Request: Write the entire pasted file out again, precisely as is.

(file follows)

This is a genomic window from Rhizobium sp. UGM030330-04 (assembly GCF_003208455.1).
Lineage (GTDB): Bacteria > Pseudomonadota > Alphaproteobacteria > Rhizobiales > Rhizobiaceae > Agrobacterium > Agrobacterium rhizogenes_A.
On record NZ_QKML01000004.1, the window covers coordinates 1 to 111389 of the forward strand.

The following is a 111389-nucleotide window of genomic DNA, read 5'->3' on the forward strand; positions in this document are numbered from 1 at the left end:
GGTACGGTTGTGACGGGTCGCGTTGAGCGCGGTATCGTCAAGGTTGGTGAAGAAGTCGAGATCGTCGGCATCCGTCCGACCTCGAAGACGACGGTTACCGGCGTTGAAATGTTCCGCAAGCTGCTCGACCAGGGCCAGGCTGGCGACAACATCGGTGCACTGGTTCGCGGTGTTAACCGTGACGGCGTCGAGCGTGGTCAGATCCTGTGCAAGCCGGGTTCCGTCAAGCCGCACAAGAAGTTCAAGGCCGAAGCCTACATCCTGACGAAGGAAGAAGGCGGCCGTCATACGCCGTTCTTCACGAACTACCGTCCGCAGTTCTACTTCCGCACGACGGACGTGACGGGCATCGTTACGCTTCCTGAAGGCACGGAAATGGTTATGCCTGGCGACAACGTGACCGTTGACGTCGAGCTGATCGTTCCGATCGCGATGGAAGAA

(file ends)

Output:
This is a genomic window from Rhizobium sp. UGM030330-04 (assembly GCF_003208455.1).
Lineage (GTDB): Bacteria > Pseudomonadota > Alphaproteobacteria > Rhizobiales > Rhizobiaceae > Agrobacterium > Agrobacterium rhizogenes_A.
On record NZ_QKML01000004.1, the window covers coordinates 1 to 111389 of the forward strand.

The following is a 111389-nucleotide window of genomic DNA, read 5'->3' on the forward strand; positions in this document are numbered from 1 at the left end:
GGTACGGTTGTGACGGGTCGCGTTGAGCGCGGTATCGTCAAGGTTGGTGAAGAAGTCGAGATCGTCGGCATCCGTCCGACCTCGAAGACGACGGTTACCGGCGTTGAAATGTTCCGCAAGCTGCTCGACCAGGGCCAGGCTGGCGACAACATCGGTGCACTGGTTCGCGGTGTTAACCGTGACGGCGTCGAGCGTGGTCAGATCCTGTGCAAGCCGGGTTCCGTCAAGCCGCACAAGAAGTTCAAGGCCGAAGCCTACATCCTGACGAAGGAAGAAGGCGGCCGTCATACGCCGTTCTTCACGAACTACCGTCCGCAGTTCTACTTCCGCACGACGGACGTGACGGGCATCGTTACGCTTCCTGAAGGCACGGAAATGGTTATGCCTGGCGACAACGTGACCGTTGACGTCGAGCTGATCGTTCCGATCGCGATGGAAGAA